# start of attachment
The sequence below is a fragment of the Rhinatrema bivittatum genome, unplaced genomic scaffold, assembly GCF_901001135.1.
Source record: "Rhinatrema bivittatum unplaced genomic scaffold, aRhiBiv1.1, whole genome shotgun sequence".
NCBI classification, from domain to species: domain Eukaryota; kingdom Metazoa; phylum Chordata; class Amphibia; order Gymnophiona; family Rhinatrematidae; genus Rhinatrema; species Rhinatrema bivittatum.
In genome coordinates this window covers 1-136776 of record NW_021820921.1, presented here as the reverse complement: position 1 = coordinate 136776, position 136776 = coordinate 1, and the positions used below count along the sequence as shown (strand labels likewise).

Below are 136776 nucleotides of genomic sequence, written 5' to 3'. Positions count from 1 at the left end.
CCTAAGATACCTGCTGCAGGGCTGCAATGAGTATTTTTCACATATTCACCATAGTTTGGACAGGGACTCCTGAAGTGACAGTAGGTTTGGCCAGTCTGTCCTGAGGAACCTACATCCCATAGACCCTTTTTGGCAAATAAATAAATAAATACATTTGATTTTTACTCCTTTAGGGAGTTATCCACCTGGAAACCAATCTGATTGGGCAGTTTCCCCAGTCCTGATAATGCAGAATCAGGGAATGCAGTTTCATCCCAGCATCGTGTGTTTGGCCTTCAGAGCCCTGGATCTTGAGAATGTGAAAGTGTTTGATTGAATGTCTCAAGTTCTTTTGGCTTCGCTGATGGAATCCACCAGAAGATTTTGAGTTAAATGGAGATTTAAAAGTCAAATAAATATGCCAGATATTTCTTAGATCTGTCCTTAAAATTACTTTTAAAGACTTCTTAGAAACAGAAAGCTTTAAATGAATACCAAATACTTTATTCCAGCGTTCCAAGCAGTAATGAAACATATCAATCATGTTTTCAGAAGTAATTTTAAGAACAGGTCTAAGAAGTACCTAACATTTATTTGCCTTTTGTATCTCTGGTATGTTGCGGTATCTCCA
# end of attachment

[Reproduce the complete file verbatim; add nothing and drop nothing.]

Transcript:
The sequence below is a fragment of the Rhinatrema bivittatum genome, unplaced genomic scaffold, assembly GCF_901001135.1.
Source record: "Rhinatrema bivittatum unplaced genomic scaffold, aRhiBiv1.1, whole genome shotgun sequence".
NCBI classification, from domain to species: domain Eukaryota; kingdom Metazoa; phylum Chordata; class Amphibia; order Gymnophiona; family Rhinatrematidae; genus Rhinatrema; species Rhinatrema bivittatum.
In genome coordinates this window covers 1-136776 of record NW_021820921.1, presented here as the reverse complement: position 1 = coordinate 136776, position 136776 = coordinate 1, and the positions used below count along the sequence as shown (strand labels likewise).

Below are 136776 nucleotides of genomic sequence, written 5' to 3'. Positions count from 1 at the left end.
CCTAAGATACCTGCTGCAGGGCTGCAATGAGTATTTTTCACATATTCACCATAGTTTGGACAGGGACTCCTGAAGTGACAGTAGGTTTGGCCAGTCTGTCCTGAGGAACCTACATCCCATAGACCCTTTTTGGCAAATAAATAAATAAATACATTTGATTTTTACTCCTTTAGGGAGTTATCCACCTGGAAACCAATCTGATTGGGCAGTTTCCCCAGTCCTGATAATGCAGAATCAGGGAATGCAGTTTCATCCCAGCATCGTGTGTTTGGCCTTCAGAGCCCTGGATCTTGAGAATGTGAAAGTGTTTGATTGAATGTCTCAAGTTCTTTTGGCTTCGCTGATGGAATCCACCAGAAGATTTTGAGTTAAATGGAGATTTAAAAGTCAAATAAATATGCCAGATATTTCTTAGATCTGTCCTTAAAATTACTTTTAAAGACTTCTTAGAAACAGAAAGCTTTAAATGAATACCAAATACTTTATTCCAGCGTTCCAAGCAGTAATGAAACATATCAATCATGTTTTCAGAAGTAATTTTAAGAACAGGTCTAAGAAGTACCTAACATTTATTTGCCTTTTGTATCTCTGGTATGTTGCGGTATCTCCA